Around 1792, during the French revolution,rue Royale was renamed “rue de la Révolution”. It then became “rue Royale Saint-Honoré” then, in 1795, “rue de la Concorde”. It resumed its name by prefectural decree of April 27, 1814.   After the Restoration, the rue Royale gradually lost its residential character and became one of the high places of the Parisian luxury trade, particularly from the end of the 19C. The buildings were erected by Étienne-Louis Boullée (no 3) or Louis Le Tellier (nos 6, 8, 9, 11, 13). Some of them have kept original decorations (nos. 6, 7, 8, 11, 13).


Some of my favorites mansions to see while walking by are

At No 1: Hôtel de Coislin on the corner of Place de la Concorde where, on February 6, 1778, Conrad Alexandre Gérard in the name of King Louis XVI, Benjamin Franklin, Silas Deane, Arthur Lee signed the treaties by which France was the first country to recognize the independence of the United States of America. Yeah!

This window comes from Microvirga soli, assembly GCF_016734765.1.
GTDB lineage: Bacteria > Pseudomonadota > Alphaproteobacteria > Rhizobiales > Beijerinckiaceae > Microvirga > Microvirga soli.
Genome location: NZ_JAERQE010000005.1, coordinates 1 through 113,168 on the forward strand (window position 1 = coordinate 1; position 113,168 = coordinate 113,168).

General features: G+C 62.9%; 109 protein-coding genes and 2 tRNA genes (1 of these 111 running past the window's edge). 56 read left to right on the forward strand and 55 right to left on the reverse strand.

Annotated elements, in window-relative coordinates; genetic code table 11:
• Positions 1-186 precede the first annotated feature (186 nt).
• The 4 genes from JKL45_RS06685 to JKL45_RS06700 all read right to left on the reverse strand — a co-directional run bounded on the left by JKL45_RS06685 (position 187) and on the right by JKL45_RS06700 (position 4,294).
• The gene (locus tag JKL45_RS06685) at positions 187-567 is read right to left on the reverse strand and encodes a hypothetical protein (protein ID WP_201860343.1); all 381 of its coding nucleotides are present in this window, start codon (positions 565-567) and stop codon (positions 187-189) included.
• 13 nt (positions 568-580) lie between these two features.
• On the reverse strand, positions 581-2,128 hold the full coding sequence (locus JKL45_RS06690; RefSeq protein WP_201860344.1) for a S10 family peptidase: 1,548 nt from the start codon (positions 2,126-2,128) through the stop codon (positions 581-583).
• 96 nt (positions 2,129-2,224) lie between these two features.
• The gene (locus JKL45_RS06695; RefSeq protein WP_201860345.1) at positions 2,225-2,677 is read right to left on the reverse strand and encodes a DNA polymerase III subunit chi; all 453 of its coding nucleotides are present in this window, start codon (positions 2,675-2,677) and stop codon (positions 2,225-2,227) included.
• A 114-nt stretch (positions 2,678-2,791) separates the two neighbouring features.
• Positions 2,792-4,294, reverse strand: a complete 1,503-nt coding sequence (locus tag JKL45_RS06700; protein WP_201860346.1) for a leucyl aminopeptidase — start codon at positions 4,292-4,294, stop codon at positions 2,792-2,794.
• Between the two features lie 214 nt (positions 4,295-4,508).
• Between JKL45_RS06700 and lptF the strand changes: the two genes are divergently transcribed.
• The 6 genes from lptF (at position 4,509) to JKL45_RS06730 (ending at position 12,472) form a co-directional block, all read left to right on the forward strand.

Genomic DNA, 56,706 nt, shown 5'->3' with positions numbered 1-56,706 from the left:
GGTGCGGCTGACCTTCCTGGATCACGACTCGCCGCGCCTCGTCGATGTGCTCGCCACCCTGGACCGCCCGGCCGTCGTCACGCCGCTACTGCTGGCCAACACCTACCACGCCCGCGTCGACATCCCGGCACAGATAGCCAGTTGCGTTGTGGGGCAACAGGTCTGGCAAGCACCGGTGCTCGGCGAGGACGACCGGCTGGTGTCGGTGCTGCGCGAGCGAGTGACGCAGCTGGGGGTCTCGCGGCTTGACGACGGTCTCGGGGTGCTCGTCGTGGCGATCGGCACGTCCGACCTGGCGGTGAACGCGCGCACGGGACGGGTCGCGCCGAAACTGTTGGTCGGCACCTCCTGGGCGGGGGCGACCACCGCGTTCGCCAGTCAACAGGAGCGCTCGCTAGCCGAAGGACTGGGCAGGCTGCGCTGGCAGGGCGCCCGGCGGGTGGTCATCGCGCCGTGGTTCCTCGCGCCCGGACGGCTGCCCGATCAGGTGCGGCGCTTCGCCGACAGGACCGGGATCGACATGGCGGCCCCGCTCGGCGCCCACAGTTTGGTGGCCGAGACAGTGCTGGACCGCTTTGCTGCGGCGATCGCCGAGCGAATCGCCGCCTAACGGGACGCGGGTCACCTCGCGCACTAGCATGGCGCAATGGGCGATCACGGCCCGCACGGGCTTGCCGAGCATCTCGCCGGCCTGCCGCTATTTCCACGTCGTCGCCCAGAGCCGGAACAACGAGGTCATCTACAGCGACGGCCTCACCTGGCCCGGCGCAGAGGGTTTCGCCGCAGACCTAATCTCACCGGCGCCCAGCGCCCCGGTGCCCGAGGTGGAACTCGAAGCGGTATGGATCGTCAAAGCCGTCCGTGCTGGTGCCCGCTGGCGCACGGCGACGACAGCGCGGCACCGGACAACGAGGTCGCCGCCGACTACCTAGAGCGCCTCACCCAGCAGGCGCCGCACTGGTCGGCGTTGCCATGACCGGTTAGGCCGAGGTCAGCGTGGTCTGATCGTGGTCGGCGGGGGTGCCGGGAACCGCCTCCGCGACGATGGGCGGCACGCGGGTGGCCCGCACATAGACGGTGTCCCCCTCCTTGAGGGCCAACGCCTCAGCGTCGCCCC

Between Place de la Concorde and Maxim’s restaurant, on the south pilaster of the entrance to No. 1, you can see the facsimile of a poster of the French mobilization of 1914. The original poster having been forgotten long after the start of hostilities, the city of Paris decided to perpetuate this oversight, by replacing the poster that had become illegible by a new one, protected by a glass formwork.

At No 2: Hôtel de la Marine, also known as the Garde-Meuble hotel. Today headquarters of the staff of the French National Navy.

No 3: Hôtel Richelieu. Maxim’s restaurant established at this address since 1893 is remarkable for its storefront and its Art Nouveau interior decor of 1899.

At No 9: hotel built after 1781. François Alexandre Frédéric de La Rochefoucauld-Liancourt died there on March 27, 1827.

At No 11: hotel built after 1781. The large cut-out living room was reassembled in Paris at the Musée Nissim-de-Camondo museum and the bedroom at the Museum of Decorative Arts in Buenos Aires Argentina. Queen Nathalie of Serbia lived there, and was later call the Brunner Exhibition Hall in 1910.